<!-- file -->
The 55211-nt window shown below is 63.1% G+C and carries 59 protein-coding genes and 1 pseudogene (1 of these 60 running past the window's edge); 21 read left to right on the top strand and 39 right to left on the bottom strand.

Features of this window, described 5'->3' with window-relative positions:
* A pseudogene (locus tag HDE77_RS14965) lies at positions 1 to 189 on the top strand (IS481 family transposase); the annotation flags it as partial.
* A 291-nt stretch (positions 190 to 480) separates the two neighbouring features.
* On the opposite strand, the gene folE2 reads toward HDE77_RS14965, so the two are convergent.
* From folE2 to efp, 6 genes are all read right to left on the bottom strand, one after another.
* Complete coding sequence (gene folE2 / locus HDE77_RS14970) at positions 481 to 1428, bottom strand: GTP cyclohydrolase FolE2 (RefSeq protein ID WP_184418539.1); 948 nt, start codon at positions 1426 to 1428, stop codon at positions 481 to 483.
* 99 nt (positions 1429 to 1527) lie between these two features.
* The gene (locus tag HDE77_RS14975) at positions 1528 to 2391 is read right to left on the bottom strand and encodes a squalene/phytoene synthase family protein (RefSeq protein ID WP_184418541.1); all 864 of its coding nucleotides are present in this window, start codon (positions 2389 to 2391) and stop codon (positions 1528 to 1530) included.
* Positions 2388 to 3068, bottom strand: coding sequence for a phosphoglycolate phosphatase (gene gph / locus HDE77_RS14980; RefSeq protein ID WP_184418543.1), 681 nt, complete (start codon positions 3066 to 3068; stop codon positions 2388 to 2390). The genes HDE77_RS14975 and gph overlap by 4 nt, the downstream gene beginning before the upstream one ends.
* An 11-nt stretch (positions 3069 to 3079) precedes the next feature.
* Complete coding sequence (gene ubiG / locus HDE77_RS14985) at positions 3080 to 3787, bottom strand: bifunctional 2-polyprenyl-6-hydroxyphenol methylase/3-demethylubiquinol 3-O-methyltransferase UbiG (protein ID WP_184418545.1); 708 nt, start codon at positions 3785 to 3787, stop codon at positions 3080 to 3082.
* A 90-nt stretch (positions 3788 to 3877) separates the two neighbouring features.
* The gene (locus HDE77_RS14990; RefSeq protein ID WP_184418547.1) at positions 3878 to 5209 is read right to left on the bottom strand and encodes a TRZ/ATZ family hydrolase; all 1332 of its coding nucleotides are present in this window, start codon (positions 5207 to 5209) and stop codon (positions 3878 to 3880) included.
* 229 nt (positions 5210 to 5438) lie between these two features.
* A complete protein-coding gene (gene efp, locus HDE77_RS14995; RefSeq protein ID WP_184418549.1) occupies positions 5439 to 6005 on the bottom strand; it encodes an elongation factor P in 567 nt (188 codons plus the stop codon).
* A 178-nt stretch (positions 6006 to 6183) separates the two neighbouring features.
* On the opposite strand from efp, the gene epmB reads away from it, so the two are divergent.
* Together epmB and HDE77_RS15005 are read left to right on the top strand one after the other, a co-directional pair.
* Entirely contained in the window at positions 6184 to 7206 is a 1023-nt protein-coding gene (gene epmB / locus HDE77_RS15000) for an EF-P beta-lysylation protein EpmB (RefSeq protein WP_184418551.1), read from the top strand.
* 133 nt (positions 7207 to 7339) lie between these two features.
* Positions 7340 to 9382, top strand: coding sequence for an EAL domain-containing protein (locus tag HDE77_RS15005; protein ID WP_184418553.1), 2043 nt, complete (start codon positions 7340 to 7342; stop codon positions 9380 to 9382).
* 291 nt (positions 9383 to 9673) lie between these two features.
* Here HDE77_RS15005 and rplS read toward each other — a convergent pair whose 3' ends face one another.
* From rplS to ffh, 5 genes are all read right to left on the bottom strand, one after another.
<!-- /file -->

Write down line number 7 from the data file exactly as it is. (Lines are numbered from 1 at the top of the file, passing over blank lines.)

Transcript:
* Complete coding sequence (gene folE2 / locus HDE77_RS14970) at positions 481 to 1428, bottom strand: GTP cyclohydrolase FolE2 (RefSeq protein ID WP_184418539.1); 948 nt, start codon at positions 1426 to 1428, stop codon at positions 481 to 483.